If you drive by or stroll along the lakefront on the Evanston campus on a regular basis, you might have noticed that the color of Lake Michigan has been changing the past few years. While most of the time the water is a familiar slate blue-gray or brown-green color, there are days when it turns a Caribbean blue, almost turquoise. The photo of the Lake Michigan shore in Evanston below captures this strange tropical hue — it was taken in April. The image also shows that the water is so clear you can see the rocks beneath the surface. Surprisingly, Lake Michigan and Lake Huron recently surpassed Lake Superior in water clarity.
While that might sound like progress in cleaning up the Great Lakes, it’s not. The reason the water is so clear has to do with an invasion of zebra and quagga mussels that began more than 30 years ago — when mollusks stowed away on cargo ships from the Black Sea and were dispersed in the Great Lakes when the ships emptied their ballast water. The mussels, estimated to number in the hundreds of trillions in Lake Michigan alone, eat 90% of the lake’s phytoplankton, wiping out a critical food source at the bottom of the food chain — leaving the water crystal clear and devoid of food organisms for fish populations.
The mussels are just the latest in a large number of events that have taken a toll on the Great Lakes. Industrial pollution, agricultural runoff, increased algae blooms and recent severe flooding associated with changing weather patterns have led to more bacteria in the lakes — and lower quality of drinking water for the millions of people who depend on this freshwater source.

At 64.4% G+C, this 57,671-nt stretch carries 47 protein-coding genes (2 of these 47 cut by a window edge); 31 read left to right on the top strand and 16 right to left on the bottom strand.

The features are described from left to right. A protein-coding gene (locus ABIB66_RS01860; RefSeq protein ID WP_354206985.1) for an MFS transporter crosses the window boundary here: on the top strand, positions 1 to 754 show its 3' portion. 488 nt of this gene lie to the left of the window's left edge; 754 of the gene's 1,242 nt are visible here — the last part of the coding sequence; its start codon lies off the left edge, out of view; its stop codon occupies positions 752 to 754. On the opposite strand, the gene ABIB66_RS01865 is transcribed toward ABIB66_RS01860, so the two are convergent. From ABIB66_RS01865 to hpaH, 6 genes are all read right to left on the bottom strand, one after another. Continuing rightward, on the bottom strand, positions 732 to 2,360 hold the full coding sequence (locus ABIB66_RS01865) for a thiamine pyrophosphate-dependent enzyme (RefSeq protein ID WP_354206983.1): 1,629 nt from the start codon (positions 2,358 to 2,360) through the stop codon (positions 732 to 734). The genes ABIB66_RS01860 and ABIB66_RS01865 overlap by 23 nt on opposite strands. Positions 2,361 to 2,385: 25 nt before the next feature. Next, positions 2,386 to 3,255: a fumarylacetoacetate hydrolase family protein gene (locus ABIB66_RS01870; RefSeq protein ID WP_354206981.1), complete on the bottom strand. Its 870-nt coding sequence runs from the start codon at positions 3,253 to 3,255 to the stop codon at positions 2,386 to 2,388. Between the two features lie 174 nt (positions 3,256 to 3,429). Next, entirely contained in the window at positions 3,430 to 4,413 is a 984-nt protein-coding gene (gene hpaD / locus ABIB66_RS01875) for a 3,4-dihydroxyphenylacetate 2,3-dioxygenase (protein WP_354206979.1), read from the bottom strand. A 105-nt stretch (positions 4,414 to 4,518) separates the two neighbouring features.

In March more than a dozen leading scientists and experts from Midwestern and Canadian universities and research institutions, including Northwestern civil and environmental engineering professor Aaron Packman, released a report on how climate change could further affect the Great Lakes and threaten public health, infrastructure, fish and wildlife, and the regional economy.
Packman, an expert in water scarcity, water management and urban flooding, is director of the Northwestern Center for Water Research, which coordinates water research across Northwestern and provides faculty and students with opportunities for multidisciplinary collaboration.
In our cover story, “Solutions for Troubled Waters,” you’ll read about Northwestern faculty, students and alumni from a variety of disciplines — chemistry, environmental law, engineering, anthropology and public policy — who are finding innovative and cost-effective ways to keep water systems clean and sustainable in this country and around the globe.
These outstanding leaders give us hope that we can indeed solve one of the world’s most pressing challenges — making clean water available to all.